Many things in life are away from our control. However, it is likely to take responsibility for our own states of mind – and to change them for the better. According to Buddhism, Meditation is the most powerful thing we can do, and Buddhism teaches that it is the only true antidote to our own personal sorrows, and to the tensions, fears, hatreds, and usual confusions that beset the human condition.
Be the master OF mind rather than mastered BY mind. – Japanese Proverb
If you want to follow the above quote then “MEDITATION” is the only solution for this. Meditation is a means of transforming the mind. Despite all its acclaim & popularity, still today very few of us truly know what meditation is. Some thought meditation is the mental concentration on something; others suppose that we meditate when we assume something that gives us calm, peace or satisfaction. All those methods are being with one goal to slow down and, finally, completely stop the constant activity of our minds. These exercises are not actually meditation – they are substitutes for meditation because it is usually challenging to stop our minds all-together. In fact, meditation is a state of thoughtless awareness. It is not an act of doing – it is a state of consciousness. We either in this state or we are not, although of what we are doing in life.
Quiet the mind, and the soul will speak
Positively, a man can be in meditation while doing his day’s labors as another man can be pretty far from meditation while sitting in a lotus posture on the top of a mountain.
It is a state of genuine, deep peace that occurs when the mind is calm and quiet, yet perfectly alert. This is just the inception of an inner transformation that leads us to a higher level of awareness. This allows us to fulfill our true human potential. The problem, of course, is how to achieve this state.
Meditation means to leave everything which is in one’s memory and to come to a state where only mindfulness remains, where only awareness remains. Let’s discuss how you should do the Meditation; here are some steps for this.
Here is the excellent explanation I found of what occurs in each part of the brain while meditation:
What happens in your brain when you meditate?
This is exactly where things get interesting. By Using modern technology like, scientists have revealed a more thorough understanding of what’s driving place in our brains when we meditate, sort of similar to how scientists have earlier looked at measuring creativity in our brains.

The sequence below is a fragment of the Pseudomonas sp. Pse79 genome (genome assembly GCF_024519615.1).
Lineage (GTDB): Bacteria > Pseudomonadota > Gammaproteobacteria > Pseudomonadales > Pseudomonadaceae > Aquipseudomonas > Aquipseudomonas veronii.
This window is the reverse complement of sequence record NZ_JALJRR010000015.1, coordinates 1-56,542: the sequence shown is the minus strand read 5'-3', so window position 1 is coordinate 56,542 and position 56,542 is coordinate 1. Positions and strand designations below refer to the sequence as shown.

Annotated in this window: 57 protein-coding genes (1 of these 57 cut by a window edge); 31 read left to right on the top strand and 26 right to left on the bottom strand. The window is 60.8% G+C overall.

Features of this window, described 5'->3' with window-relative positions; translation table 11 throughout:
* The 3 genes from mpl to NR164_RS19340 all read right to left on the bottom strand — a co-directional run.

The overall variation is that our brains stop processing information as actively as they normally would. We start to show a drop in beta waves, which symbolize that our brains are processing info, even after a single 20-minute meditation session if we’ve never tried it before.
1) Frontal lobe
This is the usual highly evolved part of the brain, capable of reasoning, planning, emotions and self-conscious awareness. During meditation, the frontal cortex tends to go offline.
2) Parietal lobe
This part of the brain processes sensory information about the surrounding world, orienting you in time and space. During meditation, activity in the parietal lobe slows down.
The gatekeeper for the senses, this specific organ focuses your attention by funneling some sensory data deeper within the brain and stopping other signals in their tracks. Meditation decreases the flow of incoming information to a trickle.
4) Reticular formation
As the brain’s sentry, this structure receives incoming stimuli and puts the brain on alert, ready to respond. Meditating dials back the arousal signal.
I suggest you to continue to meditate regularly because it still helps us better manage and balance our lives. However meditation is not the answer to having a happy, balanced life, it is only a part of that solution. If you invite too much stress into your life, you will be stressed out even if you meditate. When you misbehave towards others that also create stress in your life. So meditate regularly, but remember that to have a happy, balanced life you must also be honest, do a good job at whatever you do, and treat others the way you want them to treat you.